If ever a vegetable could be a superstar, kale would be it! Kale is a nutritional powerhouse that provides an abundance of benefits. In fact, it’s one of the most nutritious vegetables that exist. This green, leafy vegetable is actually a member of the cabbage family and is one of the closest relatives of wild cabbage. There are many varieties of kale, such as curly, ornamental, and dinosaur kale, all of which have different tastes, textures, and appearances. Curly kale has ruffled leaves and a fibrous stalk and is usually a very deep green color with a bitter, peppery flavor. Ornamental kale may be green, white, or purple; its stalks are less fibrous; and it has more mellow a flavor. Dinosaur kale has dark blue-green leaves and a slightly sweeter taste than curly kale.
The USDA has a ranking system that they use to determine the antioxidant capability of a food. They look at all of the different antioxidants and phytochemicals that are in the food and then determine how well everything works together as a 'team'—how much ability the 'team' has to fight free radicals. Based off of this data, a score, called an oxygen radical absorbance capacity (ORAC), is given and the higher the ORAC score, the better that food's antioxidant ability. Kale is ranked number one, meaning it has the highest ORAC score of all the vegetables with a score of 1770. Spinach is the second highest ranked vegetable on the ORAC score and has a value of 1260.
Like other members of the cabbage family, kale has powerful chemicals that prevent and fight against cancer. Kale also has a high amount of sulfur and sulforaphane which helps to aid and boost the body's detoxification enzymes. Its deep green color is due to a high chlorophyll content which helps to cleanse the blood and the body and boost the immune system. Additionally, kale is very rich in enzymes that are important for everyday physiological functioning, such as digestion and immunity.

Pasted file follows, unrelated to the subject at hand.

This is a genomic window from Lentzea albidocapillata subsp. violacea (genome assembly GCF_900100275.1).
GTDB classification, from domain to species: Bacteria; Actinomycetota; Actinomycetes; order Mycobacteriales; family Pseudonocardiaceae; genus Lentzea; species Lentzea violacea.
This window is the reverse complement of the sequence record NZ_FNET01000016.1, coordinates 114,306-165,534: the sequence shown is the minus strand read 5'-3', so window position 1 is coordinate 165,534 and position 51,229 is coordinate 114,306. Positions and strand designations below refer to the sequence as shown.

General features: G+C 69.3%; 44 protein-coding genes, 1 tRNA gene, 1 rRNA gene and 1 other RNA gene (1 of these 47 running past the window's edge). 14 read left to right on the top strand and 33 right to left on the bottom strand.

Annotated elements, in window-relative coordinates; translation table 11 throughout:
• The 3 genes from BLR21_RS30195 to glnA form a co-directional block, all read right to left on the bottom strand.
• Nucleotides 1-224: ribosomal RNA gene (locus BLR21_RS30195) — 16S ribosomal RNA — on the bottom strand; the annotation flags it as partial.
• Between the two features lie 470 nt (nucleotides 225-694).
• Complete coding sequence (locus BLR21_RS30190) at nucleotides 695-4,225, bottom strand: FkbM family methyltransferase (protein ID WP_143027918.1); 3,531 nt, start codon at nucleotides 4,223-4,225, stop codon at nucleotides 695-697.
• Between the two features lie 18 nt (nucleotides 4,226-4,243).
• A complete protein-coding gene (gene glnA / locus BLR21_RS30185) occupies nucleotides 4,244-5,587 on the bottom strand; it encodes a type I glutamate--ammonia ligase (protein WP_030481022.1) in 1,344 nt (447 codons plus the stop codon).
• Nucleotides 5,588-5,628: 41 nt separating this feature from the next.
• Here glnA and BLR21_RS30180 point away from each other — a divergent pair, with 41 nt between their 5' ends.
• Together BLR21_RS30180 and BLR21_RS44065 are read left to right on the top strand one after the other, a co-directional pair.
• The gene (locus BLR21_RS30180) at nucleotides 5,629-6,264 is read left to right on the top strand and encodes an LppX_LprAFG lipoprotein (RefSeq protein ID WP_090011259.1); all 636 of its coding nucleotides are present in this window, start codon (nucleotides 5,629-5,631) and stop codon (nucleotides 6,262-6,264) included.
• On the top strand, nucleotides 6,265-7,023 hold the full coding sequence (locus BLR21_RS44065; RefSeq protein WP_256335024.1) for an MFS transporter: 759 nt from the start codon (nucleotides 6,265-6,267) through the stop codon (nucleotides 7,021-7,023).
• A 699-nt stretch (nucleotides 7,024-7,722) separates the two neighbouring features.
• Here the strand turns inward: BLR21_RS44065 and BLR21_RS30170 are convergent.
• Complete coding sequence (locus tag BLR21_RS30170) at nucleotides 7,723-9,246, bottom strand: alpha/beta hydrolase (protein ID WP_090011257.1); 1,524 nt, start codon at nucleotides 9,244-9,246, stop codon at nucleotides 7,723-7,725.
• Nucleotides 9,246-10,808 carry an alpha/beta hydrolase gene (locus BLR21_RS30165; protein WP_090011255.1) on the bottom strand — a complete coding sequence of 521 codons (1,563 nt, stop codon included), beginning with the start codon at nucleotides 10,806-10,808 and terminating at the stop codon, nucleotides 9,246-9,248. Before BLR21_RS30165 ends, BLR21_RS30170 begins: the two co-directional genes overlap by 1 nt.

Kale has more calcium and iron than any other vegetable. In fact, it has almost three times as much calcium as phosphorus, a very healthy ratio since high phosphorus intake has been linked to osteoporosis because it reduces the use and excretion of excess calcium. In addition, a single serving of kale has two times the recommended daily intake of vitamin C which helps the body to absorb and use the vegetable's high iron content. Kale is also rich in selenium, magnesium, and vitamin E, which help maintain heart health. High amounts of vitamin A, beta carotene, lutein, and zeaxanthin all help to promote healthy vision. And it’s a great source of vitamins B6 and K, manganese, and fiber too.
If ever there was a vegetable that should be added to a regular diet, kale would definitely be it. Many don't like the strong and bitter taste of kale, but kale can still be enjoyed in fresh juices, smoothies, and other methods that help to hide its bitterness.
Deb’s Kale Salad with Apple, Cranberries and Pecans
- 1/2 cup pecans
- 8 ounces kale (I used regular curly green kale, but Deb recommends Cavolo Nero or Lacinato, Dinosaur or Tuscan Kale)
- 4 to 5 medium radishes
- 1/2 cup dried cranberries (or cherries)
- 1 medium Granny Smith apple
- 2 ounces soft goat cheese, chilled
- 3 tablespoons olive oil
- 1 1/2 tablespoons apple cider vinegar (or white wine vinegar)
- 1 tablespoon smooth Dijon mustard
- 1 1/2 teaspoons honey
- Sea salt and freshly ground pepper, to taste
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